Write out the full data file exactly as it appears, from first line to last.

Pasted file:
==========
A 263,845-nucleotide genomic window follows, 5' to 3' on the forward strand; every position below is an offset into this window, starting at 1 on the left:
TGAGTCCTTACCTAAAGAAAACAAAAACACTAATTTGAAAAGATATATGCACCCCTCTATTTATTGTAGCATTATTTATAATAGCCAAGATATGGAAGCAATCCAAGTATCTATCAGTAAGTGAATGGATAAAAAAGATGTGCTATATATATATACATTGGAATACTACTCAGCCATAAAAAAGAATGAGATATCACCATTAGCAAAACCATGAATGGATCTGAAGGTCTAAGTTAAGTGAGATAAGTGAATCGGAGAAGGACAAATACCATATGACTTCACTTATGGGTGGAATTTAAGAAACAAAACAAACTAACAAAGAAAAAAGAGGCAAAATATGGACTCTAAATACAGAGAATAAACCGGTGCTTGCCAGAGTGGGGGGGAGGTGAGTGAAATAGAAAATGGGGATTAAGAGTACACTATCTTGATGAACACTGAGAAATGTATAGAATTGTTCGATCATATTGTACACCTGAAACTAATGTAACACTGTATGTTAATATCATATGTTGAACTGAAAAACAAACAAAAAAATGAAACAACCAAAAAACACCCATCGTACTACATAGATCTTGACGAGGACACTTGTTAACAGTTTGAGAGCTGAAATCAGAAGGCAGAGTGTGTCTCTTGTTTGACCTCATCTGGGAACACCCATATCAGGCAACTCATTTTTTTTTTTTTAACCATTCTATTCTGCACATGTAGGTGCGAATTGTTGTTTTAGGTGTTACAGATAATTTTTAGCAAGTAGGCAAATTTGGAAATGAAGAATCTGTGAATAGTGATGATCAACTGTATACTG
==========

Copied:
A 263,845-nucleotide genomic window follows, 5' to 3' on the forward strand; every position below is an offset into this window, starting at 1 on the left:
TGAGTCCTTACCTAAAGAAAACAAAAACACTAATTTGAAAAGATATATGCACCCCTCTATTTATTGTAGCATTATTTATAATAGCCAAGATATGGAAGCAATCCAAGTATCTATCAGTAAGTGAATGGATAAAAAAGATGTGCTATATATATATACATTGGAATACTACTCAGCCATAAAAAAGAATGAGATATCACCATTAGCAAAACCATGAATGGATCTGAAGGTCTAAGTTAAGTGAGATAAGTGAATCGGAGAAGGACAAATACCATATGACTTCACTTATGGGTGGAATTTAAGAAACAAAACAAACTAACAAAGAAAAAAGAGGCAAAATATGGACTCTAAATACAGAGAATAAACCGGTGCTTGCCAGAGTGGGGGGGAGGTGAGTGAAATAGAAAATGGGGATTAAGAGTACACTATCTTGATGAACACTGAGAAATGTATAGAATTGTTCGATCATATTGTACACCTGAAACTAATGTAACACTGTATGTTAATATCATATGTTGAACTGAAAAACAAACAAAAAAATGAAACAACCAAAAAACACCCATCGTACTACATAGATCTTGACGAGGACACTTGTTAACAGTTTGAGAGCTGAAATCAGAAGGCAGAGTGTGTCTCTTGTTTGACCTCATCTGGGAACACCCATATCAGGCAACTCATTTTTTTTTTTTTAACCATTCTATTCTGCACATGTAGGTGCGAATTGTTGTTTTAGGTGTTACAGATAATTTTTAGCAAGTAGGCAAATTTGGAAATGAAGAATCTGTGAATAGTGATGATCAACTGTATACTG